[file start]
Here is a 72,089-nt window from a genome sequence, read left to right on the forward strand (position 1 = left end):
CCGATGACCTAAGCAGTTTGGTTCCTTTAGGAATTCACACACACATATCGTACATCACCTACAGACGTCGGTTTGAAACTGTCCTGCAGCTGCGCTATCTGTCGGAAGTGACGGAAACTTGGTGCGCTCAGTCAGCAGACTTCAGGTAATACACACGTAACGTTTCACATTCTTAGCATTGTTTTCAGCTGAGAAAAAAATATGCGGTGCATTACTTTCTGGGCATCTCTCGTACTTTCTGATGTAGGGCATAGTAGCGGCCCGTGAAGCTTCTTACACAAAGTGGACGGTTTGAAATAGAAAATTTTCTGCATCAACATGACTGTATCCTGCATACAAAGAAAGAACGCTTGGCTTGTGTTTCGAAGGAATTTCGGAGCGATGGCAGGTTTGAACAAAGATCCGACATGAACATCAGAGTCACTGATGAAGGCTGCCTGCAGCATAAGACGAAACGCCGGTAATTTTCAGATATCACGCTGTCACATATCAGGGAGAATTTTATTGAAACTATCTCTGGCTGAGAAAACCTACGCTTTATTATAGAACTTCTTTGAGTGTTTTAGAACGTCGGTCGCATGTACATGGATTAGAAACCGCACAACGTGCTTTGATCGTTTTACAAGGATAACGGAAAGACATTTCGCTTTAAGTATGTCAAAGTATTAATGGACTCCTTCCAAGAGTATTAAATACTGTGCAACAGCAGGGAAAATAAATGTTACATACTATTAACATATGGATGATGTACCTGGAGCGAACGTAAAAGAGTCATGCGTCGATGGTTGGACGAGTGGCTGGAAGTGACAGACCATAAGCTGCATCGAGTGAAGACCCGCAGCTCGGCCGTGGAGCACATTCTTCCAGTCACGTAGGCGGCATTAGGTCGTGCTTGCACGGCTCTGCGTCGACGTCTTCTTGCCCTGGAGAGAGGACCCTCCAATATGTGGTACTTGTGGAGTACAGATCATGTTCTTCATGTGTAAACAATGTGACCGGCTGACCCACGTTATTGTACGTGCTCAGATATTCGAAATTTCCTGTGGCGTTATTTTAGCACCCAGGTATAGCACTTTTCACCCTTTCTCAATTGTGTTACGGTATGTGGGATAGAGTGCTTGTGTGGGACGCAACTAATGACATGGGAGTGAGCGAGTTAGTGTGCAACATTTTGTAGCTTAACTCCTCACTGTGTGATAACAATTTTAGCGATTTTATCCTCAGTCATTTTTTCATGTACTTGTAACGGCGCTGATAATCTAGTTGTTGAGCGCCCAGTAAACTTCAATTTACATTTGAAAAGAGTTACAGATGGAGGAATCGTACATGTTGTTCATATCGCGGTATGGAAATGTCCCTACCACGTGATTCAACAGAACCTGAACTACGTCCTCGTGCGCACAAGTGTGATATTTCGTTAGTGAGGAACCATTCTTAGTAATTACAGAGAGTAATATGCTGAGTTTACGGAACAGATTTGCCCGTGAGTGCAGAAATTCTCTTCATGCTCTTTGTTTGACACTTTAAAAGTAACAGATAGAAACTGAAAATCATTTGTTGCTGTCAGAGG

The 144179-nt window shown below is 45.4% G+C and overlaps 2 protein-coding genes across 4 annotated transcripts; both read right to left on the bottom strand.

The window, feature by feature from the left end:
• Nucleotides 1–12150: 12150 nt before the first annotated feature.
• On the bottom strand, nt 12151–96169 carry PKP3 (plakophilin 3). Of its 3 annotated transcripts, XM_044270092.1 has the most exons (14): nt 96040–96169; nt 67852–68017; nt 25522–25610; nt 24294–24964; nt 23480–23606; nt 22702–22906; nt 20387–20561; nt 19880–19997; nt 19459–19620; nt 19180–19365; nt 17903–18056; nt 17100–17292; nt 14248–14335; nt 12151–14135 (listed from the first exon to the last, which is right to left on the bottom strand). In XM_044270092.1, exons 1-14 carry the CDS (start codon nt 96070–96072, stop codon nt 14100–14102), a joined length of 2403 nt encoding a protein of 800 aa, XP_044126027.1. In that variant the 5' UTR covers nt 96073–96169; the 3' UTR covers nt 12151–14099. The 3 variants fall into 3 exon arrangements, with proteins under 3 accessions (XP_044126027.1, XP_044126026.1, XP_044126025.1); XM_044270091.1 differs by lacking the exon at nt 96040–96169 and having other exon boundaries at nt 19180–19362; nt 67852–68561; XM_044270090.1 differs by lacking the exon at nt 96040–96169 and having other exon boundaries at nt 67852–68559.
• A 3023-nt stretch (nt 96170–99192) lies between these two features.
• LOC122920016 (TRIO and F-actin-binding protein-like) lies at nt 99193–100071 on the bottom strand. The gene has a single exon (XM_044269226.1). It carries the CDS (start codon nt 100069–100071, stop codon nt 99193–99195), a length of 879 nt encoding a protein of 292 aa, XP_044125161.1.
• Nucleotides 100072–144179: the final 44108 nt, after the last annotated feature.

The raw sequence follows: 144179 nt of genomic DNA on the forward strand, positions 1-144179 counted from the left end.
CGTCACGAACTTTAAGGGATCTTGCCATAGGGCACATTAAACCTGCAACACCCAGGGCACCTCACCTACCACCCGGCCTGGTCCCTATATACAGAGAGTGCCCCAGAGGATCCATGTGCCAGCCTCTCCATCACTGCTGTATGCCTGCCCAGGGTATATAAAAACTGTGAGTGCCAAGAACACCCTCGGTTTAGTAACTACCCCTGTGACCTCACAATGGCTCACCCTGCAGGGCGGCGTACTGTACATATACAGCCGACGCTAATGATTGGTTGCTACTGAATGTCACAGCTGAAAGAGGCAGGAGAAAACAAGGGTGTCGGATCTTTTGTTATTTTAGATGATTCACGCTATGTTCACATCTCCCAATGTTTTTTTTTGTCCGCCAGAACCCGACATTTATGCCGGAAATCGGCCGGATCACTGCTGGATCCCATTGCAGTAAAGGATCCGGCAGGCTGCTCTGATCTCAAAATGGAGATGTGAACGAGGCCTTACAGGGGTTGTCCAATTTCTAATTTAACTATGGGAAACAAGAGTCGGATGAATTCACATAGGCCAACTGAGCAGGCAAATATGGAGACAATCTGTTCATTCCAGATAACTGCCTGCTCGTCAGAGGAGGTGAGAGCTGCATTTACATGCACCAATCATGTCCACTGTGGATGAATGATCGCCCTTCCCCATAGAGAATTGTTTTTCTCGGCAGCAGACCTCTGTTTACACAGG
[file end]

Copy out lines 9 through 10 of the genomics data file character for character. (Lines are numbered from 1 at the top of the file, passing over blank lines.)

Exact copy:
• Nucleotides 100072–144179: the final 44108 nt, after the last annotated feature.

The raw sequence follows: 144179 nt of genomic DNA on the forward strand, positions 1-144179 counted from the left end.